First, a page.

Like most under-30 basketball writers, I grew up reading Chad Ford. I want to believe him. I have never met him, but he seems like a nice enough guy.
Conversely, if higher-ups at ESPN are doing this and then letting their employees take the fall in the public eye .... what is there to say? Everyone at the media wants to work for ESPN. They are the Evil Empire. They have all the money. They are one of the only organizations still hiring. In the world of sports media, they are holding every key and guarding every door. In essence, you either play ball with ESPN or you become an un-person.
There's only one way to collapse the equation. Ask yourself this question - does it even matter who changed the rankings? Whenever there is a breakdown in a large bureaucracy, when some of the dirt that happens behind closed doors slips into the public eye, there's always a rush to find a scapegoat. Who is responsible? Who is abusing their authority? Where are the bad apples and how do we get rid of them? Maybe the problem isn't any of the players in the bureaucracy. Maybe the problem is the bureaucracy itself.
That was the theme of The Wire. In David Simon's telling, our institutions - whether it's the police force, the education system, the newspaper or your friendly local neighborhood crack gang - are the Greek Gods of our era, hurdling down thunderbolts and immune to any of our efforts to reform them. In his version of Baltimore, it wouldn't matter if you changed every detective and every teacher and every politician and every newspaper reporter. The system itself would keep on going on. McNulty becomes Sidnour, Avon becomes Marlo, Omar becomes Mike, Bubbs becomes Dukie, Royce becomes Carcetti.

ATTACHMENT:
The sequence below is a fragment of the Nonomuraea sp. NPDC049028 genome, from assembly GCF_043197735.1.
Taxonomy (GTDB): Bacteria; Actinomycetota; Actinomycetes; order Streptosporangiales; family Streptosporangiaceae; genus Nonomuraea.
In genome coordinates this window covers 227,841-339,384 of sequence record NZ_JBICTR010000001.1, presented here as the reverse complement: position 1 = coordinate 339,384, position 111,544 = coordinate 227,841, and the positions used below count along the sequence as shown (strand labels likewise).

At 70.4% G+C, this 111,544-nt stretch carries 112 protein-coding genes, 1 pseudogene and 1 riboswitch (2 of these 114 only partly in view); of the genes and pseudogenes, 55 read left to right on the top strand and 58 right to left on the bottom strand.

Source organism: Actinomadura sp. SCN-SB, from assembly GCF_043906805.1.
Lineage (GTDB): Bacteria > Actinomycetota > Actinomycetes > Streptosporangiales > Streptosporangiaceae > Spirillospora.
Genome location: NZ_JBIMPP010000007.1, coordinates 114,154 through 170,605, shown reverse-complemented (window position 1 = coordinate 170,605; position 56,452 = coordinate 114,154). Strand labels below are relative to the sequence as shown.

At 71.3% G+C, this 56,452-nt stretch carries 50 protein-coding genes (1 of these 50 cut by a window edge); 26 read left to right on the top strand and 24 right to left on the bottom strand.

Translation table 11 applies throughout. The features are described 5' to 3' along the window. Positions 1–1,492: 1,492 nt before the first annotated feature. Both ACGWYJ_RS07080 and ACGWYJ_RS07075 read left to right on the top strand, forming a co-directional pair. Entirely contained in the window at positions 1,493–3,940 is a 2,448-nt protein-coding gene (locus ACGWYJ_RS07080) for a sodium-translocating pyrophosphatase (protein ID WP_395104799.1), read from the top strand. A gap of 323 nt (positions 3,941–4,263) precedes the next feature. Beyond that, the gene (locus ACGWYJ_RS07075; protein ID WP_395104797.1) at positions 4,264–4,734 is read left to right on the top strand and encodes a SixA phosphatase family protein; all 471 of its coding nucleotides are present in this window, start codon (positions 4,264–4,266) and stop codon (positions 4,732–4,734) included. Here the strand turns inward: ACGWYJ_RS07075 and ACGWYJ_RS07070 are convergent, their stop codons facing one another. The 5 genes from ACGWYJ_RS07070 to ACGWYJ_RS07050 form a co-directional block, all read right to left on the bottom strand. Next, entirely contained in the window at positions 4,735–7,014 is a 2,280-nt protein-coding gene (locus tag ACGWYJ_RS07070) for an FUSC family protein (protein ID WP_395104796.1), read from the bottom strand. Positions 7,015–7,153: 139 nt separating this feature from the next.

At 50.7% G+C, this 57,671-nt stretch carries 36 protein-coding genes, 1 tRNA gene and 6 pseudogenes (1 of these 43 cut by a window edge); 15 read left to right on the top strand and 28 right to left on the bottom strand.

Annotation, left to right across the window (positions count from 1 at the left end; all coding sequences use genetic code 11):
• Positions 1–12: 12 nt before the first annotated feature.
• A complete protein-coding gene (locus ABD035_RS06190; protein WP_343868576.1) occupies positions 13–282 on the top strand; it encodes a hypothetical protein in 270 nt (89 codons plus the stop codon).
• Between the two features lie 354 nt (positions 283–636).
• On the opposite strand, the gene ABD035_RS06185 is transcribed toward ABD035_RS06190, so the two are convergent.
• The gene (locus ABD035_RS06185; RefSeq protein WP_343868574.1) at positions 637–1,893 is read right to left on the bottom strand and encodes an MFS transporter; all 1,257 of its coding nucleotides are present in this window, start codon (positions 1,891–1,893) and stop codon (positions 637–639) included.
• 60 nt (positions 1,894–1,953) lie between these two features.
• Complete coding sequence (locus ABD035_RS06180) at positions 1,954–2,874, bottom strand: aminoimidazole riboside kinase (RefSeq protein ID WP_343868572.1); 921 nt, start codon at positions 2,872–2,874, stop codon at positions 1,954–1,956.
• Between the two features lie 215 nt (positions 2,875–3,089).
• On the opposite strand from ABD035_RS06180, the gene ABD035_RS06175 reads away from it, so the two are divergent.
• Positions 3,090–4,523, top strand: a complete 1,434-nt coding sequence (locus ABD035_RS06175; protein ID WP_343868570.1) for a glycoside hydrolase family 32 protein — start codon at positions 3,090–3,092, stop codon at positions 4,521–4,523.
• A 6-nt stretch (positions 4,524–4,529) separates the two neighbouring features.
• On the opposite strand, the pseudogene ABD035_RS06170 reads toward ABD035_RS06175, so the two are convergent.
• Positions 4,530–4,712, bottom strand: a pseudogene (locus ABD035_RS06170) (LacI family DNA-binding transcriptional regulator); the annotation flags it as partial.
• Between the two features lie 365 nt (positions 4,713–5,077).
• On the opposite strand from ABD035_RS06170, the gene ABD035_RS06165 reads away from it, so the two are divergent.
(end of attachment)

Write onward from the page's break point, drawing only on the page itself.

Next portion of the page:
ESPN wants you to focus on whether or not Ford has enough integrity to do his job for the same reason they want you to focus on whether or not Skip Bayless and Stephen A. Smith have finally crossed the line on First Take. It's the same reason the NFL wants you to worry about whether or not Roger Goodell lied about Ray Rice. If only we had a good commissioner, the media tells us, if only we had a strong commissioner who could investigate these things further, then we would have some justice in the NFL. Down with Goodell! Can't the owners see what a terrible job he is doing?
Of course, the converse of that question is whether the owners would even want someone who is more "effective" than Goodell in office. Would Robert Kraft really be fine with Adam Silver grilling every member of the Patriots organization up and down about Deflategate? Or would he rather have someone who isn't going to ask the tough questions, someone who knows when to back off without even having to be asked? Why do you think Goodell is being paid $45 million dollars? To do his job or not to do his job?
Does Goodell think he should take a pay cut? "That's up to the owners. They evaluate my compensation every year. I don't argue."Translation: I'll take anyone's money if they just GIVING it away.
— Manish Mehta (@MMehtaNYDN) January 30, 2015
The question isn't whether or not Skip Bayless is an asshole. If Skip Bayless didn't exist, ESPN would have had to invent him. Which is funny because that's basically what they did. Without ESPN, Skip is a local sports columnist trying to fill the airtime on his 3-hour call-in radio show. Without ESPN, Chad Ford is a college professor in Hawaii who likes to watch a lot of college basketball. If someone else took their jobs, would it really look all that different? If ESPN Insider needs their NBA Draft expert to generate a lot of subscriptions, he had better be accurate.
An actor reading a script.
Here's a thought experiment to illustrate Ford's dilemma. Let's make a Big Board of the 2011 draft and compare it to where guys were actually drafted:
1. Kawhi Leonard (No. 15)
2. Klay Thompson (No. 11)
3. Kyrie Irving (No. 1)